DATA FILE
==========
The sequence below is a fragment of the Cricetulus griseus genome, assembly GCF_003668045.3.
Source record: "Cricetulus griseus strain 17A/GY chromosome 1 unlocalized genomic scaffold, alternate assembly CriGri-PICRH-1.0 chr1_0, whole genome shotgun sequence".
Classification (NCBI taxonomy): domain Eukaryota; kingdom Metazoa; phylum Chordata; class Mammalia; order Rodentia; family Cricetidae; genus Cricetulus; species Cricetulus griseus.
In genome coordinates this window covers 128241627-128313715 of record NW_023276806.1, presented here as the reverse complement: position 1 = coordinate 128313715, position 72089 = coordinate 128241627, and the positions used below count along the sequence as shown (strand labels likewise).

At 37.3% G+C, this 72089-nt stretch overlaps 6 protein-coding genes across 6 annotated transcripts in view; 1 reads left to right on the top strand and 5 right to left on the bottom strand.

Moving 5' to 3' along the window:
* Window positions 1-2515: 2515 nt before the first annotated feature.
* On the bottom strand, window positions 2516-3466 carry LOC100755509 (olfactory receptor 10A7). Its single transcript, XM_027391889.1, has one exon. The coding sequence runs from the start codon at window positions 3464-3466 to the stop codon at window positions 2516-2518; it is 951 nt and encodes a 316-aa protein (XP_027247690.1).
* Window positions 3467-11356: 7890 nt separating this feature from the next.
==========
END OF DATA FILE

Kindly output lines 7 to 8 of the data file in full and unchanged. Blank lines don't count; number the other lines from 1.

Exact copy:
* Window positions 1-2515: 2515 nt before the first annotated feature.
* On the bottom strand, window positions 2516-3466 carry LOC100755509 (olfactory receptor 10A7). Its single transcript, XM_027391889.1, has one exon. The coding sequence runs from the start codon at window positions 3464-3466 to the stop codon at window positions 2516-2518; it is 951 nt and encodes a 316-aa protein (XP_027247690.1).